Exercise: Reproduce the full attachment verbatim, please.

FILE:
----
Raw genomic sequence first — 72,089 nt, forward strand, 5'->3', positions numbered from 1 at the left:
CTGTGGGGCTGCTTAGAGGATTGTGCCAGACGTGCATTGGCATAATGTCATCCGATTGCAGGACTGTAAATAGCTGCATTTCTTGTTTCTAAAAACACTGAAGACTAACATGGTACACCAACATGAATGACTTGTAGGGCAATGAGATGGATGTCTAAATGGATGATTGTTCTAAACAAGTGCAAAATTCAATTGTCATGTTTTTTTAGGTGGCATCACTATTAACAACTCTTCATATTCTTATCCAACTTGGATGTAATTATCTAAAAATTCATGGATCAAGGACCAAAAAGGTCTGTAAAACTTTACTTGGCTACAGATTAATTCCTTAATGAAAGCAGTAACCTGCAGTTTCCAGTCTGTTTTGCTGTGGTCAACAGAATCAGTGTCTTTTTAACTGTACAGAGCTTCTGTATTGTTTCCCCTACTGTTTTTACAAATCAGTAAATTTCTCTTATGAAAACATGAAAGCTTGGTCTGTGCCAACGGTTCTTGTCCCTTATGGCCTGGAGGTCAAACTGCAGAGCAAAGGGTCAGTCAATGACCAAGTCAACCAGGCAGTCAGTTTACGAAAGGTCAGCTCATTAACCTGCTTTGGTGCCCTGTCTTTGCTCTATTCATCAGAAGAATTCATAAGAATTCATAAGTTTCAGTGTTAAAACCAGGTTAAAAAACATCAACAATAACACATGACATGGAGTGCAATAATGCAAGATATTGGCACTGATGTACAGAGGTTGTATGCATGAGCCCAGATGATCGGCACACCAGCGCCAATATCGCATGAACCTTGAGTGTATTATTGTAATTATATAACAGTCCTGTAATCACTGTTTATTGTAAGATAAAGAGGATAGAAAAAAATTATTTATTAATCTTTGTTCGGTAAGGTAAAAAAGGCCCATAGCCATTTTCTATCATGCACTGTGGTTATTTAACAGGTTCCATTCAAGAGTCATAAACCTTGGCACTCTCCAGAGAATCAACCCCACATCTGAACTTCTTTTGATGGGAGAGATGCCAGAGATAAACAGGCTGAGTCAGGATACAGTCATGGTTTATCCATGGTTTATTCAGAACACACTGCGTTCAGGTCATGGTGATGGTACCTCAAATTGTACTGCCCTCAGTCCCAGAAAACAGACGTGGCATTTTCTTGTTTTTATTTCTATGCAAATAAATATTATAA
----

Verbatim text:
Raw genomic sequence first — 72,089 nt, forward strand, 5'->3', positions numbered from 1 at the left:
CTGTGGGGCTGCTTAGAGGATTGTGCCAGACGTGCATTGGCATAATGTCATCCGATTGCAGGACTGTAAATAGCTGCATTTCTTGTTTCTAAAAACACTGAAGACTAACATGGTACACCAACATGAATGACTTGTAGGGCAATGAGATGGATGTCTAAATGGATGATTGTTCTAAACAAGTGCAAAATTCAATTGTCATGTTTTTTTAGGTGGCATCACTATTAACAACTCTTCATATTCTTATCCAACTTGGATGTAATTATCTAAAAATTCATGGATCAAGGACCAAAAAGGTCTGTAAAACTTTACTTGGCTACAGATTAATTCCTTAATGAAAGCAGTAACCTGCAGTTTCCAGTCTGTTTTGCTGTGGTCAACAGAATCAGTGTCTTTTTAACTGTACAGAGCTTCTGTATTGTTTCCCCTACTGTTTTTACAAATCAGTAAATTTCTCTTATGAAAACATGAAAGCTTGGTCTGTGCCAACGGTTCTTGTCCCTTATGGCCTGGAGGTCAAACTGCAGAGCAAAGGGTCAGTCAATGACCAAGTCAACCAGGCAGTCAGTTTACGAAAGGTCAGCTCATTAACCTGCTTTGGTGCCCTGTCTTTGCTCTATTCATCAGAAGAATTCATAAGAATTCATAAGTTTCAGTGTTAAAACCAGGTTAAAAAACATCAACAATAACACATGACATGGAGTGCAATAATGCAAGATATTGGCACTGATGTACAGAGGTTGTATGCATGAGCCCAGATGATCGGCACACCAGCGCCAATATCGCATGAACCTTGAGTGTATTATTGTAATTATATAACAGTCCTGTAATCACTGTTTATTGTAAGATAAAGAGGATAGAAAAAAATTATTTATTAATCTTTGTTCGGTAAGGTAAAAAAGGCCCATAGCCATTTTCTATCATGCACTGTGGTTATTTAACAGGTTCCATTCAAGAGTCATAAACCTTGGCACTCTCCAGAGAATCAACCCCACATCTGAACTTCTTTTGATGGGAGAGATGCCAGAGATAAACAGGCTGAGTCAGGATACAGTCATGGTTTATCCATGGTTTATTCAGAACACACTGCGTTCAGGTCATGGTGATGGTACCTCAAATTGTACTGCCCTCAGTCCCAGAAAACAGACGTGGCATTTTCTTGTTTTTATTTCTATGCAAATAAATATTATAA